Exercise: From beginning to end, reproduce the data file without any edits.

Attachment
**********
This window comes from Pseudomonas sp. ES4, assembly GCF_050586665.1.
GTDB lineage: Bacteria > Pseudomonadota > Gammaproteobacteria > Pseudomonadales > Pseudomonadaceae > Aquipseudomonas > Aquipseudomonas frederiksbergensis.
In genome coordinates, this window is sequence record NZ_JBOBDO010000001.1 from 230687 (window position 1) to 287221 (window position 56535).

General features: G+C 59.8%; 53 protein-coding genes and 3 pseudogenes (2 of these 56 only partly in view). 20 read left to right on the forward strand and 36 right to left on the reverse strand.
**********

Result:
This window comes from Pseudomonas sp. ES4, assembly GCF_050586665.1.
GTDB lineage: Bacteria > Pseudomonadota > Gammaproteobacteria > Pseudomonadales > Pseudomonadaceae > Aquipseudomonas > Aquipseudomonas frederiksbergensis.
In genome coordinates, this window is sequence record NZ_JBOBDO010000001.1 from 230687 (window position 1) to 287221 (window position 56535).

General features: G+C 59.8%; 53 protein-coding genes and 3 pseudogenes (2 of these 56 only partly in view). 20 read left to right on the forward strand and 36 right to left on the reverse strand.